Providing an ELF flag for disabling LD_PRELOAD/ptrace()

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Hi kernel developers,

one thing that has bothered me for a long time already is the
complete lack of a security boundary between processes of the same
user. Things like LD_PRELOAD and ptrace() (IOW, gdb) are enabled by
default for all users, and especially for developers this is a good

However, a lot of programs that we have deal with passwords and other
secrets which deserve some protection, like passwords you type into
ssh, screensavers, seahorse, etc.

This problem has become more pressing with the advent of PolicyKit,
where even fewer processes have the in-built privilege separation
between root and users.

This concerns a scenario where you might have a rogue trojan in your
session (e. g. a malicious firefox plugin or an autostart shell
script). Admittedly, if an attacker gets that far he has almost won
the machine and can easily get more privileges with some social
engineering and spoofing, but I feel it is worth the small effort to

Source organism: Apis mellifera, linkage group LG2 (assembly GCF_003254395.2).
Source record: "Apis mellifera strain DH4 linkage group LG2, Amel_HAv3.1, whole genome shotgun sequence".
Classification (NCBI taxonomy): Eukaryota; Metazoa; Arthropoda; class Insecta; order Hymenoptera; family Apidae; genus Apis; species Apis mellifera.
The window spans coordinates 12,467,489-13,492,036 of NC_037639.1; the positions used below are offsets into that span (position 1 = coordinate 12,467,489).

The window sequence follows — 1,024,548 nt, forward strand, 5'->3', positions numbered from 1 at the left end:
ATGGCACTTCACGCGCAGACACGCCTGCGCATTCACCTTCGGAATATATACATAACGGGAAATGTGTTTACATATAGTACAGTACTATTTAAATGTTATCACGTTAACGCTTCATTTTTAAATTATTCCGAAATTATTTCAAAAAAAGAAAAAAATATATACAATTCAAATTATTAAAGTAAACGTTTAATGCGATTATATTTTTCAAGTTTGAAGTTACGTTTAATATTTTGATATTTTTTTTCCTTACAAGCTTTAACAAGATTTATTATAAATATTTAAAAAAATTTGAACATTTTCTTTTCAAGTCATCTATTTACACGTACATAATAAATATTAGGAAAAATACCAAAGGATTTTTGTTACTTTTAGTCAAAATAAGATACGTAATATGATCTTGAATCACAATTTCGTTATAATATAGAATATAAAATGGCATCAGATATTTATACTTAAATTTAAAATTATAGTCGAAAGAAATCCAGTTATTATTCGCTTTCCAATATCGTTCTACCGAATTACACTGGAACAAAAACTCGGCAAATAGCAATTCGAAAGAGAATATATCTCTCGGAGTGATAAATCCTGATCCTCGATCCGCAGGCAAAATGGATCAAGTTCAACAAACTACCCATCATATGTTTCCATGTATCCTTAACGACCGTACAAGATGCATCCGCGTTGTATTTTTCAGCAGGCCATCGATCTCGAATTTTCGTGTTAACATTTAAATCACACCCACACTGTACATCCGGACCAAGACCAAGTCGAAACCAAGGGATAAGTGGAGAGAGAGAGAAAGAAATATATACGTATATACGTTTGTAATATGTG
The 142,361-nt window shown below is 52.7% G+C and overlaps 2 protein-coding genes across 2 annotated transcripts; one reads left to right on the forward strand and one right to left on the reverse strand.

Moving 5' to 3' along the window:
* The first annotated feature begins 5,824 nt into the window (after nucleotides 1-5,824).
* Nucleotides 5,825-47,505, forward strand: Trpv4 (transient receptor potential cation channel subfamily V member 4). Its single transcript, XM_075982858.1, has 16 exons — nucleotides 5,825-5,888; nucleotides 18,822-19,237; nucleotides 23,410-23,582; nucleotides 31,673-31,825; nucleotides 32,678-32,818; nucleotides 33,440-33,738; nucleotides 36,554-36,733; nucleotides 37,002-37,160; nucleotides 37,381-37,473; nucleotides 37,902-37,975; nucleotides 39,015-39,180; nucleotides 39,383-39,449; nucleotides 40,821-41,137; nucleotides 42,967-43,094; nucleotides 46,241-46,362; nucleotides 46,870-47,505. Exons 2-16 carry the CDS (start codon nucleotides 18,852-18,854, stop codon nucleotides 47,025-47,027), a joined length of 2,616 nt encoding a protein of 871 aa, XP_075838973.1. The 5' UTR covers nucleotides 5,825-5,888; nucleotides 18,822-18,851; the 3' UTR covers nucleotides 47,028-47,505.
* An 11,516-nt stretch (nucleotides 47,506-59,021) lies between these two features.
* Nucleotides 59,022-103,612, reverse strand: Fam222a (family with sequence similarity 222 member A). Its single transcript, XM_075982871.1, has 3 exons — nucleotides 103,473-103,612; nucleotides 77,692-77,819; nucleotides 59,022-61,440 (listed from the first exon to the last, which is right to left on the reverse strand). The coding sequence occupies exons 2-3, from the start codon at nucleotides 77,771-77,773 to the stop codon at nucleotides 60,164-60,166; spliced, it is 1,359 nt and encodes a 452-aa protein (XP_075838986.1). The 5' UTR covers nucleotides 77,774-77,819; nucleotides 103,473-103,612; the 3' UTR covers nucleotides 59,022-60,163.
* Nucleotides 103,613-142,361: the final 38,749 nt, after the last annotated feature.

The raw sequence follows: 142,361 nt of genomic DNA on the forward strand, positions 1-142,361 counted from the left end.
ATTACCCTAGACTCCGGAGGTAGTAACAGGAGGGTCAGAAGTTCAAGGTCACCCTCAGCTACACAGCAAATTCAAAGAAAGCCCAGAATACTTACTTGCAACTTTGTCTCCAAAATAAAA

at least not allow reading passwords from other processes' memory
without making any noise at all. This would also greatly reduce the
potential of a local trojan spreading itself over existing ssh
connections to other hosts (provided that the ssh executable is
protected like that, which it should be anyway because it deals with

What I want is the behaviour of suid/sgid executables (which do
something like an atomic prctl(PR_SET_DUMPABLE, 0) to disable vectors
like ptrace(), LD_PRELOAD, etc. However, making binaries setugid just
for that is less than ideal, since it requires a lot of code patching
(to reset the group) and packaging changes (to maintain the
sgid setting), as well as confusing security scanners, etc.

So I wonder whether we can define a flag in the ELF header which
triggers the same behaviour? Can we define an e_flags bit for that?

Thanks in advance for any comment or idea,


Martin Pitt
Ubuntu Developer
Debian Developer

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